The Hill in Casa de Campo


Photo Courtesy of Jack Johnston

This weekend I visited Casa de Campo, a very large park in Madrid. There were a lot of people there—masked and physically distanced—but all enjoying the spring weather and clear skies. My host mom even made a tuna sandwich for me to take and enjoy in the park. My favorite area was a group of steep hills that, once climbed, had breathtaking views of the city. I was far away from the true hustle and bustle of El Centro (downtown Madrid) but from the top of my hill I could still make out the ornate details of the historic buildings and still appreciate the sprawling and very consciously laid out city before me.

Studying abroad this semester at SLU’s Madrid campus has been a very different experience than that of my friends who studied abroad in the past. I had heard so many stories from them about going out every weekend to the discotecas (dance clubs) and all about their experiences while traveling across Europe. In my time here, I have not visited a single discoteca nor have I even left Madrid. I mainly spend my time just walking around the city.

This semester is different, but it’s what I needed. I turned 20 years old right after the pandemic started in March 2020, and I will soon be turning 21 here in Madrid. Of my 21 years of life, this past year has probably been the worst one: being forced home when I was expecting an amazing summer in St. Louis, my junior year of college reduced to online and distanced experiences and not to mention living through the most polemic and chaotic time in contemporary American society (there was a freaking coup attempt in January). I spent most of the year either cooped up in my childhood bedroom or cooped up in my apartment in St. Louis. Relationships with family members, friends and even myself changed drastically, and not always in a positive way. On Jan. 18, 2021, I was very ready to get away to Madrid.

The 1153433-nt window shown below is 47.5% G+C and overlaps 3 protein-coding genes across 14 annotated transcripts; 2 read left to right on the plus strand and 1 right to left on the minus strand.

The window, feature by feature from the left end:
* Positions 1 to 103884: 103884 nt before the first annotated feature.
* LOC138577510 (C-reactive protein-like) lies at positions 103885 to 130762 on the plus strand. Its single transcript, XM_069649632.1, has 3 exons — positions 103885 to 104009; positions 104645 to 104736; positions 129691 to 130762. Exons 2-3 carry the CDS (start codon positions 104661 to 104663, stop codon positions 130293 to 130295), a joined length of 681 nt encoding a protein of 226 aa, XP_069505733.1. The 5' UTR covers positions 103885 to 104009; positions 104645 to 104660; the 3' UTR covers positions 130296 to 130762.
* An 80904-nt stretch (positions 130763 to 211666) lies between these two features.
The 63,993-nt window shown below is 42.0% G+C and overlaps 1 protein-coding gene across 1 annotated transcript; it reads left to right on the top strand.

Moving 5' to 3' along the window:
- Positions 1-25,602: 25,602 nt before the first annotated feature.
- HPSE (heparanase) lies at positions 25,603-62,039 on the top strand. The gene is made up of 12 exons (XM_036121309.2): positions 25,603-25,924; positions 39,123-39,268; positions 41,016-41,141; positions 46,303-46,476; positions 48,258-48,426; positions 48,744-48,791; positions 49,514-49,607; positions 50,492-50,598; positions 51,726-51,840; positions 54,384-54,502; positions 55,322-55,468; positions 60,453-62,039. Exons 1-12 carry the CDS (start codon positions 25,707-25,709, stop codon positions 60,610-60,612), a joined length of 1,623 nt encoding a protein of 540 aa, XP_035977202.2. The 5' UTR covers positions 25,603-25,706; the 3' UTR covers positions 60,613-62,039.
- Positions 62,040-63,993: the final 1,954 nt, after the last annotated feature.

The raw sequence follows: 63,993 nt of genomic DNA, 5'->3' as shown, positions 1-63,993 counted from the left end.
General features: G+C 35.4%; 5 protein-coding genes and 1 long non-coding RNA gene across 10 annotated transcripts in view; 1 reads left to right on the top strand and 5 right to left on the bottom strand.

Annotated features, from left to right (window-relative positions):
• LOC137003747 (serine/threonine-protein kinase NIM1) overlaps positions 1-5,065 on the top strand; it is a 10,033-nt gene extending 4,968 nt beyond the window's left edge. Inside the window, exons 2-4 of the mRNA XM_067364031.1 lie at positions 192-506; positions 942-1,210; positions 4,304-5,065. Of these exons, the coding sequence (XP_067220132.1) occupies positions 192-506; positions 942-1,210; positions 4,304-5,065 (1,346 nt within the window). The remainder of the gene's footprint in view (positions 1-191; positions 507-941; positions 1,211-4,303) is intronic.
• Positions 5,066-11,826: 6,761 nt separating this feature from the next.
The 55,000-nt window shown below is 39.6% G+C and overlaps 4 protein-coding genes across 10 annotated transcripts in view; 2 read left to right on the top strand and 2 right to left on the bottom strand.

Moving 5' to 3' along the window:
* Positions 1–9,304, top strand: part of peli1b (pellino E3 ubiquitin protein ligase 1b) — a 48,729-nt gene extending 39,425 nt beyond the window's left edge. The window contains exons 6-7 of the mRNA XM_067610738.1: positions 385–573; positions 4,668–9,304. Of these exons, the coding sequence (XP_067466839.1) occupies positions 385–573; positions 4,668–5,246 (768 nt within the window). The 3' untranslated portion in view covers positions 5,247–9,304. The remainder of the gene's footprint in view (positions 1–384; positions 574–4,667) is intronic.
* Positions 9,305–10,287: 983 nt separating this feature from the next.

Most people I talk to from home treat my abroad experience like a beloved pet of mine who just died. “Oh, I’m so sorry this is happening—but if there’s anyone who can handle it, it would be you!” or “I really hope things improve for you, you deserve better.” I don’t disagree, but just because there’s an 11 p.m. curfew in the city with the most bars in the world doesn’t mean my semester is an automatic fail. A semester in Madrid is more than just getting drunk and jet setting across Europe (although I do really wish I could do those things).

I have been going to all of the museums, eating all of the food and walking all of the narrow historic streets. My host mom is one of the best people I have ever met. She doesn’t speak English but we spend hours every evening talking about the city, Spanish politics and cultural differences between Spain and the rest of the world. After a year of disconnecting myself from the world because I felt suffocated from the pain, Madrid has given me a chance to take a deep breath.

That’s what I found myself doing on the top of that hill in Casa de Campo, taking deep breaths. I made sure there was no one around, and I lowered my mask to fully taste the fresh air. I knew that the city I was looking at was very far away, and from that hill I could not make out all of the amazing experiences that other people may have had, but I could still see a beautiful city and see the community that has picked me back up.